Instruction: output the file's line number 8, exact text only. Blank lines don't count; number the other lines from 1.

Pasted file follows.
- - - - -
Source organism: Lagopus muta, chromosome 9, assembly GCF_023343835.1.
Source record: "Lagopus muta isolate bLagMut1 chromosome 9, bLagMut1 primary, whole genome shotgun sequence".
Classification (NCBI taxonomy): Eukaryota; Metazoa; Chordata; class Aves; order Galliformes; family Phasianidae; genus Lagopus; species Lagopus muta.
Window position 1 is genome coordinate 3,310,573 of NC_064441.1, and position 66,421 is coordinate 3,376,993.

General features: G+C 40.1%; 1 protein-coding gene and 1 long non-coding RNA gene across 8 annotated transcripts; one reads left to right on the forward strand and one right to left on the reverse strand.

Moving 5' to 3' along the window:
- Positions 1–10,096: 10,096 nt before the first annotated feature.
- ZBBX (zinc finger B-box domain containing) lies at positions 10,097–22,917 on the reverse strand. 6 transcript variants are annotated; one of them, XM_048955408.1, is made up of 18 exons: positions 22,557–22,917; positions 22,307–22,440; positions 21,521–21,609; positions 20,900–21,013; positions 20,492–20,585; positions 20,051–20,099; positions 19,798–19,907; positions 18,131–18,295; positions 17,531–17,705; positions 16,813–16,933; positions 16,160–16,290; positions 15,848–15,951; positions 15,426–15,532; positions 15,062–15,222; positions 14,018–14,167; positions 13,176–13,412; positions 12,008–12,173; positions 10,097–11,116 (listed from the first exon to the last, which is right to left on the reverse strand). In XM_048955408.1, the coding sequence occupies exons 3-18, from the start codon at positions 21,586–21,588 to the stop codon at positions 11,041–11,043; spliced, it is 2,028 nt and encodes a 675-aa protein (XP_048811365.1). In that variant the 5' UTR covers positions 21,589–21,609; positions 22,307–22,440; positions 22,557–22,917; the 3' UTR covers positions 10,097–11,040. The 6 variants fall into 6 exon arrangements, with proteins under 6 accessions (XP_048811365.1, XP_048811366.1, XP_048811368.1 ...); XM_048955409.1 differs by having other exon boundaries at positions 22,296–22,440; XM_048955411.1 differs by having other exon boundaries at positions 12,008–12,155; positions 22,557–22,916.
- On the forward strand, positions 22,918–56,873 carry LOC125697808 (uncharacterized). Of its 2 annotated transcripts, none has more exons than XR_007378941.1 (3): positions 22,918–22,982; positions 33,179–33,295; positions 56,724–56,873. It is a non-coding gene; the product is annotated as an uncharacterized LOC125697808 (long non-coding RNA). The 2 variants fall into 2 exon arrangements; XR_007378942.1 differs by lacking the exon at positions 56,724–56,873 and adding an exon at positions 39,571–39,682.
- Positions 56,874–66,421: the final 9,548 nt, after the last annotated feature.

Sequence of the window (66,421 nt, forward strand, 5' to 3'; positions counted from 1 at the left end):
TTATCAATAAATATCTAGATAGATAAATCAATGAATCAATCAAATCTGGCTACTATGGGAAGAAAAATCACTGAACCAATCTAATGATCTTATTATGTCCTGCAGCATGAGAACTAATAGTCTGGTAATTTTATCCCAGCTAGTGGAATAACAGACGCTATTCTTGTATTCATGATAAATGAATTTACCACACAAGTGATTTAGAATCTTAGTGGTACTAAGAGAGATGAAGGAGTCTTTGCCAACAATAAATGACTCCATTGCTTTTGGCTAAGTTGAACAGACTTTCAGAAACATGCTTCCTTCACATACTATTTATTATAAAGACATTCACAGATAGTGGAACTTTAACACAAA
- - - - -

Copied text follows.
- ZBBX (zinc finger B-box domain containing) lies at positions 10,097–22,917 on the reverse strand. 6 transcript variants are annotated; one of them, XM_048955408.1, is made up of 18 exons: positions 22,557–22,917; positions 22,307–22,440; positions 21,521–21,609; positions 20,900–21,013; positions 20,492–20,585; positions 20,051–20,099; positions 19,798–19,907; positions 18,131–18,295; positions 17,531–17,705; positions 16,813–16,933; positions 16,160–16,290; positions 15,848–15,951; positions 15,426–15,532; positions 15,062–15,222; positions 14,018–14,167; positions 13,176–13,412; positions 12,008–12,173; positions 10,097–11,116 (listed from the first exon to the last, which is right to left on the reverse strand). In XM_048955408.1, the coding sequence occupies exons 3-18, from the start codon at positions 21,586–21,588 to the stop codon at positions 11,041–11,043; spliced, it is 2,028 nt and encodes a 675-aa protein (XP_048811365.1). In that variant the 5' UTR covers positions 21,589–21,609; positions 22,307–22,440; positions 22,557–22,917; the 3' UTR covers positions 10,097–11,040. The 6 variants fall into 6 exon arrangements, with proteins under 6 accessions (XP_048811365.1, XP_048811366.1, XP_048811368.1 ...); XM_048955409.1 differs by having other exon boundaries at positions 22,296–22,440; XM_048955411.1 differs by having other exon boundaries at positions 12,008–12,155; positions 22,557–22,916.